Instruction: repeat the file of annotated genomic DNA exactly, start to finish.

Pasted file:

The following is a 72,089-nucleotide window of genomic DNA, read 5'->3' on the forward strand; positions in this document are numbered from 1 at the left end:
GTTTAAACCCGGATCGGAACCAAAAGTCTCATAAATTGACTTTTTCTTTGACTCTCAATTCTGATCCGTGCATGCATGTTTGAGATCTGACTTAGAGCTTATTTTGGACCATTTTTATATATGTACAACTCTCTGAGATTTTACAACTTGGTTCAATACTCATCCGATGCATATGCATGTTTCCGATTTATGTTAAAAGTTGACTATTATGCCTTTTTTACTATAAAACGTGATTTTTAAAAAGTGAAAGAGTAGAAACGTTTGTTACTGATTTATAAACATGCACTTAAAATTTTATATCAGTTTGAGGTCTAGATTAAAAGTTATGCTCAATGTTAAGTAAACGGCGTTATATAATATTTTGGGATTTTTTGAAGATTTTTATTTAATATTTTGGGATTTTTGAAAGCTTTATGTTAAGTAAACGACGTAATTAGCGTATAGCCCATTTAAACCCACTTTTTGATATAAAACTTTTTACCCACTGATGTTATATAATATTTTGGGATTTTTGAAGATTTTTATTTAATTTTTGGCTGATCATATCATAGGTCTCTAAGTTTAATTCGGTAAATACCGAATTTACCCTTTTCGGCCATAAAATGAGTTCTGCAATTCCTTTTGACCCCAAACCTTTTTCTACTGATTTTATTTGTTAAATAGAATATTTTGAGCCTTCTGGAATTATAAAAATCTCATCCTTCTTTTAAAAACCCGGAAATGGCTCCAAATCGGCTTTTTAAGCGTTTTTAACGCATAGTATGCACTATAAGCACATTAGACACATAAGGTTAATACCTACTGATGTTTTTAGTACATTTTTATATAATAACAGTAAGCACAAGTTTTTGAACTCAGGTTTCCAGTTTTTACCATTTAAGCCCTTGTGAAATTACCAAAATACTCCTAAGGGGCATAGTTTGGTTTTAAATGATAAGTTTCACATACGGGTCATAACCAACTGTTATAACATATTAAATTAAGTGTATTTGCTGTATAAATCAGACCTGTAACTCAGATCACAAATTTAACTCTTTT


The following is a 72,089-nucleotide window of genomic DNA, read 5'->3' on the forward strand; positions in this document are numbered from 1 at the left end:
GTTTAAACCCGGATCGGAACCAAAAGTCTCATAAATTGACTTTTTCTTTGACTCTCAATTCTGATCCGTGCATGCATGTTTGAGATCTGACTTAGAGCTTATTTTGGACCATTTTTATATATGTACAACTCTCTGAGATTTTACAACTTGGTTCAATACTCATCCGATGCATATGCATGTTTCCGATTTATGTTAAAAGTTGACTATTATGCCTTTTTTACTATAAAACGTGATTTTTAAAAAGTGAAAGAGTAGAAACGTTTGTTACTGATTTATAAACATGCACTTAAAATTTTATATCAGTTTGAGGTCTAGATTAAAAGTTATGCTCAATGTTAAGTAAACGGCGTTATATAATATTTTGGGATTTTTTGAAGATTTTTATTTAATATTTTGGGATTTTTGAAAGCTTTATGTTAAGTAAACGACGTAATTAGCGTATAGCCCATTTAAACCCACTTTTTGATATAAAACTTTTTACCCACTGATGTTATATAATATTTTGGGATTTTTGAAGATTTTTATTTAATTTTTGGCTGATCATATCATAGGTCTCTAAGTTTAATTCGGTAAATACCGAATTTACCCTTTTCGGCCATAAAATGAGTTCTGCAATTCCTTTTGACCCCAAACCTTTTTCTACTGATTTTATTTGTTAAATAGAATATTTTGAGCCTTCTGGAATTATAAAAATCTCATCCTTCTTTTAAAAACCCGGAAATGGCTCCAAATCGGCTTTTTAAGCGTTTTTAACGCATAGTATGCACTATAAGCACATTAGACACATAAGGTTAATACCTACTGATGTTTTTAGTACATTTTTATATAATAACAGTAAGCACAAGTTTTTGAACTCAGGTTTCCAGTTTTTACCATTTAAGCCCTTGTGAAATTACCAAAATACTCCTAAGGGGCATAGTTTGGTTTTAAATGATAAGTTTCACATACGGGTCATAACCAACTGTTATAACATATTAAATTAAGTGTATTTGCTGTATAAATCAGACCTGTAACTCAGATCACAAATTTAACTCTTTT